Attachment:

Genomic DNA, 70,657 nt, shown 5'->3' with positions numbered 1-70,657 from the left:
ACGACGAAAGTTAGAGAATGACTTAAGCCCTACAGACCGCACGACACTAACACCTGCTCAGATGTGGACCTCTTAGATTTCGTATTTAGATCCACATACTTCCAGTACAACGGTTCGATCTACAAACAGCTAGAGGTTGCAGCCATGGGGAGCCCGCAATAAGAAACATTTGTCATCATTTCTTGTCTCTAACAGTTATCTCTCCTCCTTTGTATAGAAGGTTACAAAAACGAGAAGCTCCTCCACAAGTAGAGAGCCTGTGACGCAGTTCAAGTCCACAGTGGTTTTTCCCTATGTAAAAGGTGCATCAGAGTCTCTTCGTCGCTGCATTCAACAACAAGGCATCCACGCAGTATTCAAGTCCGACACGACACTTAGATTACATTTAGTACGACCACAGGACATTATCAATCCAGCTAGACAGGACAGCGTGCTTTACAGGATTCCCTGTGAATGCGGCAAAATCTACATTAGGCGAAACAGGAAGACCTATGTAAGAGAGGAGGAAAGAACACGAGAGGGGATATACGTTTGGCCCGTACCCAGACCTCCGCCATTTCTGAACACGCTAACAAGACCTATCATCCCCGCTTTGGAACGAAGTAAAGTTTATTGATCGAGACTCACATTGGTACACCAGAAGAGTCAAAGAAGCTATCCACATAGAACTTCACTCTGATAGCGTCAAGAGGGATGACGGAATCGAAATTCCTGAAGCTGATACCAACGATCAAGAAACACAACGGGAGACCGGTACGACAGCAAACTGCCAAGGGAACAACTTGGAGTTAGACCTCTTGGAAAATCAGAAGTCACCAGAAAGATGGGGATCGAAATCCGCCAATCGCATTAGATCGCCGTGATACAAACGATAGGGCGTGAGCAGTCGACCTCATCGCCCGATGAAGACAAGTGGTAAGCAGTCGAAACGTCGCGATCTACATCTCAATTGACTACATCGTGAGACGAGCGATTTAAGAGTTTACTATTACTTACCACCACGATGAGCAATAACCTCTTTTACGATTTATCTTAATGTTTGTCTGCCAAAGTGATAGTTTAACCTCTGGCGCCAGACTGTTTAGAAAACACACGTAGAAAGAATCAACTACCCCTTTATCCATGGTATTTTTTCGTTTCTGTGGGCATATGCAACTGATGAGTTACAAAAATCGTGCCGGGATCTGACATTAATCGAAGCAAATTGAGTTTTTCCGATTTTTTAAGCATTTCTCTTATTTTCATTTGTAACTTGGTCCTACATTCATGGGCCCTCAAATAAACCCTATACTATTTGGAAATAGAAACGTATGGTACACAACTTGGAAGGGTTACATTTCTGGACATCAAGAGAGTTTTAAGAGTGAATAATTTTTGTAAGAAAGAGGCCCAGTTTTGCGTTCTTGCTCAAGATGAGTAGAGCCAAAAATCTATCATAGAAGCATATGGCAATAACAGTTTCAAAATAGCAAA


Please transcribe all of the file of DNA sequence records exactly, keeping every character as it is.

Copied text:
Genomic DNA, 70,657 nt, shown 5'->3' with positions numbered 1-70,657 from the left:
ACGACGAAAGTTAGAGAATGACTTAAGCCCTACAGACCGCACGACACTAACACCTGCTCAGATGTGGACCTCTTAGATTTCGTATTTAGATCCACATACTTCCAGTACAACGGTTCGATCTACAAACAGCTAGAGGTTGCAGCCATGGGGAGCCCGCAATAAGAAACATTTGTCATCATTTCTTGTCTCTAACAGTTATCTCTCCTCCTTTGTATAGAAGGTTACAAAAACGAGAAGCTCCTCCACAAGTAGAGAGCCTGTGACGCAGTTCAAGTCCACAGTGGTTTTTCCCTATGTAAAAGGTGCATCAGAGTCTCTTCGTCGCTGCATTCAACAACAAGGCATCCACGCAGTATTCAAGTCCGACACGACACTTAGATTACATTTAGTACGACCACAGGACATTATCAATCCAGCTAGACAGGACAGCGTGCTTTACAGGATTCCCTGTGAATGCGGCAAAATCTACATTAGGCGAAACAGGAAGACCTATGTAAGAGAGGAGGAAAGAACACGAGAGGGGATATACGTTTGGCCCGTACCCAGACCTCCGCCATTTCTGAACACGCTAACAAGACCTATCATCCCCGCTTTGGAACGAAGTAAAGTTTATTGATCGAGACTCACATTGGTACACCAGAAGAGTCAAAGAAGCTATCCACATAGAACTTCACTCTGATAGCGTCAAGAGGGATGACGGAATCGAAATTCCTGAAGCTGATACCAACGATCAAGAAACACAACGGGAGACCGGTACGACAGCAAACTGCCAAGGGAACAACTTGGAGTTAGACCTCTTGGAAAATCAGAAGTCACCAGAAAGATGGGGATCGAAATCCGCCAATCGCATTAGATCGCCGTGATACAAACGATAGGGCGTGAGCAGTCGACCTCATCGCCCGATGAAGACAAGTGGTAAGCAGTCGAAACGTCGCGATCTACATCTCAATTGACTACATCGTGAGACGAGCGATTTAAGAGTTTACTATTACTTACCACCACGATGAGCAATAACCTCTTTTACGATTTATCTTAATGTTTGTCTGCCAAAGTGATAGTTTAACCTCTGGCGCCAGACTGTTTAGAAAACACACGTAGAAAGAATCAACTACCCCTTTATCCATGGTATTTTTTCGTTTCTGTGGGCATATGCAACTGATGAGTTACAAAAATCGTGCCGGGATCTGACATTAATCGAAGCAAATTGAGTTTTTCCGATTTTTTAAGCATTTCTCTTATTTTCATTTGTAACTTGGTCCTACATTCATGGGCCCTCAAATAAACCCTATACTATTTGGAAATAGAAACGTATGGTACACAACTTGGAAGGGTTACATTTCTGGACATCAAGAGAGTTTTAAGAGTGAATAATTTTTGTAAGAAAGAGGCCCAGTTTTGCGTTCTTGCTCAAGATGAGTAGAGCCAAAAATCTATCATAGAAGCATATGGCAATAACAGTTTCAAAATAGCAAA